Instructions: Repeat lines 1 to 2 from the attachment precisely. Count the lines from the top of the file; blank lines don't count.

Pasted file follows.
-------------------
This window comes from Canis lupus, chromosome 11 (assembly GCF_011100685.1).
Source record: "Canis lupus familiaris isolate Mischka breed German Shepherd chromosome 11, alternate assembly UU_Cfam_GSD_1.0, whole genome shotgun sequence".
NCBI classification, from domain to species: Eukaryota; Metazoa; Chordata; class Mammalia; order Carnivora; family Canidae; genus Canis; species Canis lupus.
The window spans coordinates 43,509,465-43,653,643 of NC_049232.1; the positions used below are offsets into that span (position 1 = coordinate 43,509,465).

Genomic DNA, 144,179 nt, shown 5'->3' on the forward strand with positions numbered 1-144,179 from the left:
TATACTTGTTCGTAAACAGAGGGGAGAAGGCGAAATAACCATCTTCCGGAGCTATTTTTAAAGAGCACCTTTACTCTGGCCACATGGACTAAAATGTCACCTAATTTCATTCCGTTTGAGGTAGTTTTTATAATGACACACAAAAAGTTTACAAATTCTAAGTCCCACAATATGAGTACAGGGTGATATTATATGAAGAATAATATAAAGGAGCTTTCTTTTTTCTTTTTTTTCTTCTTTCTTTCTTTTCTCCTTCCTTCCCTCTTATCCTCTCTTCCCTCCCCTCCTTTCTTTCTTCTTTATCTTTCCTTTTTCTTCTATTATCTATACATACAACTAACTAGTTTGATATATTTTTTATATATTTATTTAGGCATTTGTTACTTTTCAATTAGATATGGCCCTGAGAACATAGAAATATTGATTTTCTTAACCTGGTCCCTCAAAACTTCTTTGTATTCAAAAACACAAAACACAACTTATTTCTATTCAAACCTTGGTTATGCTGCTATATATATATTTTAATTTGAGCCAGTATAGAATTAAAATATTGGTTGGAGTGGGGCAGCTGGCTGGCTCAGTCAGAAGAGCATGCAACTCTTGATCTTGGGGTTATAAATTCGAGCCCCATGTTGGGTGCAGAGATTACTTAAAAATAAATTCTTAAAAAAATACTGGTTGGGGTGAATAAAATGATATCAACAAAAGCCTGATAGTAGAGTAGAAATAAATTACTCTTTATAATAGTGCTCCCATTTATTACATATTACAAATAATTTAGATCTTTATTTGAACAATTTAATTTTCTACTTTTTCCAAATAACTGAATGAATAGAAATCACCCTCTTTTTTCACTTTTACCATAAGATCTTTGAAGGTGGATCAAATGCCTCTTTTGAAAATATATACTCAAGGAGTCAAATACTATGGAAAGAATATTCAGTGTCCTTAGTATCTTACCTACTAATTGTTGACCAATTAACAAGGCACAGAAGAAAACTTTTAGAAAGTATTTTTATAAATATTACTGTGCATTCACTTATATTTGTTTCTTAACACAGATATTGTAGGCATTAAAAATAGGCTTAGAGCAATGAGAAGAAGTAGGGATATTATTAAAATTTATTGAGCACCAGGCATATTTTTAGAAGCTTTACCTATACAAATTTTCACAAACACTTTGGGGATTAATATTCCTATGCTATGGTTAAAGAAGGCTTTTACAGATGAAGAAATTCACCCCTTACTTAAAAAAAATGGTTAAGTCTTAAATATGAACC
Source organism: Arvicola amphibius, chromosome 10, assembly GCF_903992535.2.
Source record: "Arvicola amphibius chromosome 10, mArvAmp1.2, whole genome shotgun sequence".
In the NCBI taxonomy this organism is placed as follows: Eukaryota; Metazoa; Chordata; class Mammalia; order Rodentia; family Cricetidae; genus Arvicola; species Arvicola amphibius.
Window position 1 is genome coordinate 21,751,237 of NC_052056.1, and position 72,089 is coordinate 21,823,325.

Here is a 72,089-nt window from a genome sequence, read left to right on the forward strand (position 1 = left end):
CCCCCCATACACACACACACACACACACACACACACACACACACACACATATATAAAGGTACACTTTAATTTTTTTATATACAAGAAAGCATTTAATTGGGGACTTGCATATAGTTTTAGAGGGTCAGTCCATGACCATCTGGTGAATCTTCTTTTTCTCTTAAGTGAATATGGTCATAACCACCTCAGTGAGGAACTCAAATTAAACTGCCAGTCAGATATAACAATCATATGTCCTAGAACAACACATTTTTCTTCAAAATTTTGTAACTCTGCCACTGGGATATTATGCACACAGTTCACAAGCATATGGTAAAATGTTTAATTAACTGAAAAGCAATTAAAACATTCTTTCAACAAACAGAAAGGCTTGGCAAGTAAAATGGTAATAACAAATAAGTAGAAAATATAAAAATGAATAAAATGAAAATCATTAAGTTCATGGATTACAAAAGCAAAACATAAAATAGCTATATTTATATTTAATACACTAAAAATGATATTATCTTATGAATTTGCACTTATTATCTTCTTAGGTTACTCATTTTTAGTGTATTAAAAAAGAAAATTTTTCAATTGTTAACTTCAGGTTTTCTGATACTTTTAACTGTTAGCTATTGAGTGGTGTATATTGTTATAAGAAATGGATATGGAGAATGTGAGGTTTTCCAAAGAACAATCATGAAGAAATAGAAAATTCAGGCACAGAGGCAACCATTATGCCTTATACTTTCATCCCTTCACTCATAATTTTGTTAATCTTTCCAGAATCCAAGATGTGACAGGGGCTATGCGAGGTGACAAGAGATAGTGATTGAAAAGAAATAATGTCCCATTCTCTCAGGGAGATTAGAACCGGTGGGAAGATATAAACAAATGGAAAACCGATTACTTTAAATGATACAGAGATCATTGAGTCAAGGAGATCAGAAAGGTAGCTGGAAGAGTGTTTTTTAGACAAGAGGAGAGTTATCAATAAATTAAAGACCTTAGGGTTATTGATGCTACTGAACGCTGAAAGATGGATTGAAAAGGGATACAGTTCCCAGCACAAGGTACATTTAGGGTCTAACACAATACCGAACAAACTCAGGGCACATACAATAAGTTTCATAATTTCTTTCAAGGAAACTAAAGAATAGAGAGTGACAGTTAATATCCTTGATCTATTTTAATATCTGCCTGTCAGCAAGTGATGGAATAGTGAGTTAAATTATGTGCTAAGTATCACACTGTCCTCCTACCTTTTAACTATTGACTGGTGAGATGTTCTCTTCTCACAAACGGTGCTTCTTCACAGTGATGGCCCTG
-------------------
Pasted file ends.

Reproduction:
This window comes from Canis lupus, chromosome 11 (assembly GCF_011100685.1).
Source record: "Canis lupus familiaris isolate Mischka breed German Shepherd chromosome 11, alternate assembly UU_Cfam_GSD_1.0, whole genome shotgun sequence".